Why I think I thrive on Ultrarunning

I took a 4 hour solo run this weekend, which gave me plenty of time to think about plenty of topics.

Around hour 3, I started to wonder why I like ultrarunning.  What does it say about me as a person? Why do I run so far? Why do I run so often?  This is what I came up with.

The obvious …

  • I have a very private, surprisingly introverted side to myself, which I realize is an ironic claim for a blogger.  I enjoy being alone and I enjoy not talking.  Hours of running allows me to recharge that very important part of my personality.
  • I am competitive, but so are a lot of athletes. So why ultras? I like saying I do something that only 19,000 other people in the United States did last year (according to UltraRunning Magazine).
  • I never get tired of what I discover on a trail.  With ultrarunning, you have time to notice the world around you.  Sometimes you can even take a photo.
  • I need breaks from the world, as we all do, and I can’t think of a better respite.

What else I learned about myself, that maybe isn’t so obvious …

  • I need meaningful friendships with a small group of people.  I don’t need to surround myself with many people, but I need to surround myself with a tight group who’s ideas I respect, who’s company I enjoy, and who together we can solve our own and the world’s problems. Endurance running naturally brings people like that into your life.  Hours of running together builds and feeds a relationship.
  • I don’t thrive on speed.  I thrive on strength and longevity.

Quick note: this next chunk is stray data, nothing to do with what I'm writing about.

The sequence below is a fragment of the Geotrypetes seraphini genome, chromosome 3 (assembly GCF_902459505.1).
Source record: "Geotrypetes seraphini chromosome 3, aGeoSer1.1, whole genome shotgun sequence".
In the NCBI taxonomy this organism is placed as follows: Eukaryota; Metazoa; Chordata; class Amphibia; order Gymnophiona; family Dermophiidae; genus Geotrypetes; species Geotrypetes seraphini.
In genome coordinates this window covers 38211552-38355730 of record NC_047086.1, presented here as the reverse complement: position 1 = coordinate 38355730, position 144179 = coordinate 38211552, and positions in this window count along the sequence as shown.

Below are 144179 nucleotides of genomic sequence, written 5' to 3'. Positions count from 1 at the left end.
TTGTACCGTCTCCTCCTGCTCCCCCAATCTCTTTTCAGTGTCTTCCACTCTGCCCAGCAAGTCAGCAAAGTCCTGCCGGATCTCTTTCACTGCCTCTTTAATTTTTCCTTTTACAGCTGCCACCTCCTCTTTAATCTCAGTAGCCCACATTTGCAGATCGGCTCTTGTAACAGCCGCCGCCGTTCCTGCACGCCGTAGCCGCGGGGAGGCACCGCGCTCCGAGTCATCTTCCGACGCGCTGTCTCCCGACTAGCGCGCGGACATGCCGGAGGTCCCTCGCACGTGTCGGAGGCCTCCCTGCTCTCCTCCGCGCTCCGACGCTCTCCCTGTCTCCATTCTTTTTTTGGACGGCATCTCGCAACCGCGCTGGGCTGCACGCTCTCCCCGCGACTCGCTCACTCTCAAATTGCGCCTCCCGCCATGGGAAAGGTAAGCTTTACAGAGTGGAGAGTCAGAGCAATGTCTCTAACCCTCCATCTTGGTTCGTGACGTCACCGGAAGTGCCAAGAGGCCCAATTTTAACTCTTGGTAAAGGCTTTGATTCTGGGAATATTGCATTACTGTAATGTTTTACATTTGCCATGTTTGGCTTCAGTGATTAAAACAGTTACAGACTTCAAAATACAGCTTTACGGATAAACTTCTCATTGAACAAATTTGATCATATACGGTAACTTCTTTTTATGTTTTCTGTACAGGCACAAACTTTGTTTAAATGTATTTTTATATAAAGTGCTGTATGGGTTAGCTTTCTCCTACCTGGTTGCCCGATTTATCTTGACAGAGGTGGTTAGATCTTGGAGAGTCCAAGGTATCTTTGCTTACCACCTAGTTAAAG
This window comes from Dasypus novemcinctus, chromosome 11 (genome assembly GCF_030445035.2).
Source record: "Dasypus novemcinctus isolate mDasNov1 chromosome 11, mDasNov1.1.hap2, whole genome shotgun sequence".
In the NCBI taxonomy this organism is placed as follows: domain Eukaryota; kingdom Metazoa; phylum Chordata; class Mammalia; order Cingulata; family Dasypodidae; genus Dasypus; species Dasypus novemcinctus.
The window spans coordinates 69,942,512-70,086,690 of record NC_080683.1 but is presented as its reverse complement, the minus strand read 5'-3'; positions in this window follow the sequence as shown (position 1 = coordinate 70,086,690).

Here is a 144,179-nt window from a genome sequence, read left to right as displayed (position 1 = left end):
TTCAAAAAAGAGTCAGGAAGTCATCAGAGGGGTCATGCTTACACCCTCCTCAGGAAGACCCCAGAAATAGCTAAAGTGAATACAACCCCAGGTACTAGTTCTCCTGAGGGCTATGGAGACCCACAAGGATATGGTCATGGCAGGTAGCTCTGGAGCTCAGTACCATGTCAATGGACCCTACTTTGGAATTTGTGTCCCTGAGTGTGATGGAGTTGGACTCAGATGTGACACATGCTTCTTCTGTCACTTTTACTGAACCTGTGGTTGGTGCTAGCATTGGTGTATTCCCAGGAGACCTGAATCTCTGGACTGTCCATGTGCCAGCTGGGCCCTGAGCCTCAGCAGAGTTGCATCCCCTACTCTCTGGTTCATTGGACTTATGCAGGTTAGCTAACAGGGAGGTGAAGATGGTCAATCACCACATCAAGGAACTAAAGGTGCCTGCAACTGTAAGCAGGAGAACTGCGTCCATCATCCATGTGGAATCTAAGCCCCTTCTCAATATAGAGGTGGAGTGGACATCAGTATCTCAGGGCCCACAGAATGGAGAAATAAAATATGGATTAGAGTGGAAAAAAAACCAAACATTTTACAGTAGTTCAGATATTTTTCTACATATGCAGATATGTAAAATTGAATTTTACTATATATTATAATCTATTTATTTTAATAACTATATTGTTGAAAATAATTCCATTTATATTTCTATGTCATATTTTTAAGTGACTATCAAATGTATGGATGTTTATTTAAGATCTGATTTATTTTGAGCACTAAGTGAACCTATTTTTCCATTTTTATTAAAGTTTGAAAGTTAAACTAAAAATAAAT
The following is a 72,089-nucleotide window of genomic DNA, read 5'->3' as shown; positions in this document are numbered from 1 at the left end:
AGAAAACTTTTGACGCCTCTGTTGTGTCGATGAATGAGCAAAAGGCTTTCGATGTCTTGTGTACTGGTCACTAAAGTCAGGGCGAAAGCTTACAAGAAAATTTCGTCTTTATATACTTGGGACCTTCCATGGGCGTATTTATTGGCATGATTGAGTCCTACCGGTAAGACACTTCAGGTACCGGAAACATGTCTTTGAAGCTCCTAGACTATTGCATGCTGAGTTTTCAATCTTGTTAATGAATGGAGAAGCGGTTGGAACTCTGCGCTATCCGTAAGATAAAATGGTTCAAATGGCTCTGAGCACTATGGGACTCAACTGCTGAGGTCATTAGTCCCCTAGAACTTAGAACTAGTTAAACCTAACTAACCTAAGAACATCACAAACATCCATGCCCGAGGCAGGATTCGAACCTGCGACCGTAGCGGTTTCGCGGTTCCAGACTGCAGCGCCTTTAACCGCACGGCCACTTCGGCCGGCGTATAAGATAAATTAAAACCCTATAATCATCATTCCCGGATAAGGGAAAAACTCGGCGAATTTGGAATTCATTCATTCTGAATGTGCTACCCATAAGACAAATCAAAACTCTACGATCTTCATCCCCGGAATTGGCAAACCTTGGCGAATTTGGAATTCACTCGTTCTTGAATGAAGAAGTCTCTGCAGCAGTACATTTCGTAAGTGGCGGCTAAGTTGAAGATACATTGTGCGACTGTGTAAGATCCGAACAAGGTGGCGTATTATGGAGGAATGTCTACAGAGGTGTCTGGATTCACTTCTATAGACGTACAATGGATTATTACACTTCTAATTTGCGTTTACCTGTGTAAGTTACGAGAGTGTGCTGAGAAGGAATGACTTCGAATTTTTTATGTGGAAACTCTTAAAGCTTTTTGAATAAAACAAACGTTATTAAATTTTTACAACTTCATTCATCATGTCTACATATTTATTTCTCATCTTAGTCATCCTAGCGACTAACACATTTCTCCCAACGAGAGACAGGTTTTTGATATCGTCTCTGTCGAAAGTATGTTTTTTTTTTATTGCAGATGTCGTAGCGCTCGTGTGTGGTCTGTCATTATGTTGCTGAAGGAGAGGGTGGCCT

• I am disciplined.  Life is unpredictable and chaotic and crazy and wonderful.  But Ultrarunning provides a measure of control, stability, and predictability.
  • I prefer things simple.  Shoes, check. Sunscreen, check.  Shirts and shorts, check.  Water and Gu, check.  Map, check.  That’s it.
  • I need dedicated time for peace of mind.  I believe that 99% of us try our best to do our best most of the time, but it isn’t easy.  We think about how we could have done this or that better.  We worry.  We wonder.  We question our decisions.  But when I run, I just run.  I don’t worry or wonder or question.  I just run.  We all have times that make us pause.  A best friend dies.  Your job changes.  Someone close to you moves.  But when I run for hours on end, I come up with solutions and clarity, or I don’t come up with anything at all.  I just run.  And when I am done, I am calm and happy and ready to try and be the best that I can be for another day.

So maybe that’s it; ultrarunning, with all it’s defining characteristics, propels me to try a little harder to do a little better in my non-running life.


7 Comments Add yours

  1. Cynthia says:

    I think this is true for many ultrarunners, or runners in general. Endurance junkies are perhaps inherently introverted, sensitive and spiritual. We need our escape from the noisy, demanding and superficial world just to be alone with our thoughts or with trusted friends. People who don’t understand how we can run just for the enjoyment of it don’t have the same psychological and mental makeup, so they can’t understand.

    Good job at Cool by the way! It’s good to hear that you’re doing well. I’m hanging in there. Gonna try for ~12 miler tomorrow in Huddart Park on some soft trails (so much better than pavement for me right now).

  2. Really like how you are able to present your thoughts and reflection of yourself in writing. I would describe myself in much the same way. I just don’t think I could actually describe it quite as well as you did. Your post helped me reflect on why I enjoy being out on my own, running for hours at a time with only myself for company. Thanks for sharing!!

  3. Paige T. says: